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  15. J_Mac

    J_Mac SS.org Regular

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    Ah ok yeah, this makes a lot of sense to my OCD brain. Are you saying maybe capo fret 3 and measure clearance above the 4th?
     
  16. LiveOVErdrive

    LiveOVErdrive CNC hack

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    I guess I would say fret it on the fourth and it should JUST touch the first-third. But the easiest way to do it is to use a zero fret. That's what I do :)
     
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  17. ChAoZ

    ChAoZ Build Addict

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    I use a feeler gauge and have .018" clearance, I like measurable repeatable
     
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  18. ElRay

    ElRay Mostly Harmless

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    Or if you like open strings to sound like fretted strings ...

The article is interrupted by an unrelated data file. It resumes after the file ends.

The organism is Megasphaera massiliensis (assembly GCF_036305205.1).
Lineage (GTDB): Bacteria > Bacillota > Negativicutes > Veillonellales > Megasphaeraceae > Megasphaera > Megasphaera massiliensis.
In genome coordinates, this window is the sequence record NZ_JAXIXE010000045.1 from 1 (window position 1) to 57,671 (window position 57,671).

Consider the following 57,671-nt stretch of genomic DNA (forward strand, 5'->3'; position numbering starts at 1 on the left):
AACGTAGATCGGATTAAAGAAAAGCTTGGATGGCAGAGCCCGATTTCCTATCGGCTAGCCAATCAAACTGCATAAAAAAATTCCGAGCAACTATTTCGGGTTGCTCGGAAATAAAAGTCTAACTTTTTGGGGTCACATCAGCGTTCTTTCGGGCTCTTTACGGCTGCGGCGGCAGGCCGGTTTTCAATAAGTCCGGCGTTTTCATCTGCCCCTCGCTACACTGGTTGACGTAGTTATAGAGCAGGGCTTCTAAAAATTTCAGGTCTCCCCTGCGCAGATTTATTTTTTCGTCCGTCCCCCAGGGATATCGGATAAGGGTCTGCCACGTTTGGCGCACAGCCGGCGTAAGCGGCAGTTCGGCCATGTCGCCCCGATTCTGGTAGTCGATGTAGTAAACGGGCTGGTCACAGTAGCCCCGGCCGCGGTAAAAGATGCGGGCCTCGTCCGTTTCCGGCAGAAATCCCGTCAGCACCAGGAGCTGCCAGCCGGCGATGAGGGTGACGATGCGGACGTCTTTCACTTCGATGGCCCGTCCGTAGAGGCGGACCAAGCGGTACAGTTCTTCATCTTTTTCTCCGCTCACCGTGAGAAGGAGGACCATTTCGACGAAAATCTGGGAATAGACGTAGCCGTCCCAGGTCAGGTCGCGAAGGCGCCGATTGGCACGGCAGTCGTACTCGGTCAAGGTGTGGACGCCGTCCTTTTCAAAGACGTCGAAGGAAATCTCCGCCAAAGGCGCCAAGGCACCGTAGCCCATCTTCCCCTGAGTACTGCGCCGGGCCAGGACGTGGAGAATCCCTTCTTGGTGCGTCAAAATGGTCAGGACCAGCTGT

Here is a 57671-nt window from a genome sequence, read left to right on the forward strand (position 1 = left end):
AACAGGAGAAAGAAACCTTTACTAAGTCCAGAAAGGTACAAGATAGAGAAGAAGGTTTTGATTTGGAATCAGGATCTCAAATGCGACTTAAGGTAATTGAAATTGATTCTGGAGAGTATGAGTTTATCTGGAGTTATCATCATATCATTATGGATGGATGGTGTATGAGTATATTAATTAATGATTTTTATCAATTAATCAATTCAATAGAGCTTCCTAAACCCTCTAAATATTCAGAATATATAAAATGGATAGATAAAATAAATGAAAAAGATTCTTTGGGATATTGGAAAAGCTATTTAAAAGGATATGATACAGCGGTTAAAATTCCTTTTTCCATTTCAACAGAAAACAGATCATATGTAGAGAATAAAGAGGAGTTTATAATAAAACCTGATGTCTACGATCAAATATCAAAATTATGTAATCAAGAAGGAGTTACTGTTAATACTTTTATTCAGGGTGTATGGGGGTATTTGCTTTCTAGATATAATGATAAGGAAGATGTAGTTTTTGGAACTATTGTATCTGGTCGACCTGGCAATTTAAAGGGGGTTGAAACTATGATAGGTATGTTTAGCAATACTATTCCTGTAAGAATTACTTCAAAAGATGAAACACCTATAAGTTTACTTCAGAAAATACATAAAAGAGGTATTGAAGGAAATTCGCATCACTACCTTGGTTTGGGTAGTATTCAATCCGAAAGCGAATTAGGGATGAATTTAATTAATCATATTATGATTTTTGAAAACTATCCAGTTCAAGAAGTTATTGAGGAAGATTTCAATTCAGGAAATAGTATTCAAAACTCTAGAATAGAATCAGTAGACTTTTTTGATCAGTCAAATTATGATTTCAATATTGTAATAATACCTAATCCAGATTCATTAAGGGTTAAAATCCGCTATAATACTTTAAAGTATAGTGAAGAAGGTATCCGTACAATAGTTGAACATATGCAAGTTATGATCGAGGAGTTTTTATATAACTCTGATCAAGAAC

Or if you want your action as low as possible ...

    The only reason zero frets get a bad rap is because it was a choice of cheap manufacturers a while back. Just as bolt-ons are associated with cheapness.
     
  19. ixlramp

    ixlramp SS.org Regular

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    Zero frets can be 'set' and can be adjusted for per-string heights, by abrading the top surface.
    I like to use a stainless steel fret higher than the other frets then abrade the top as far as is necessary.
     
  20. TonyFlyingSquirrel

    TonyFlyingSquirrel Cherokee Warrior

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    I hand crafted nuts and done the Tusq nuts and I'll take the Tusq anytime. Spacing is always correct, they're usually slotted just a touch on the high side so that you can really fine tune how deep to finish the slot for the setup needs of the player, and because it's less labor intensive, I can turn around a job for a customer in a quicker amount of time with a bit less labor cost.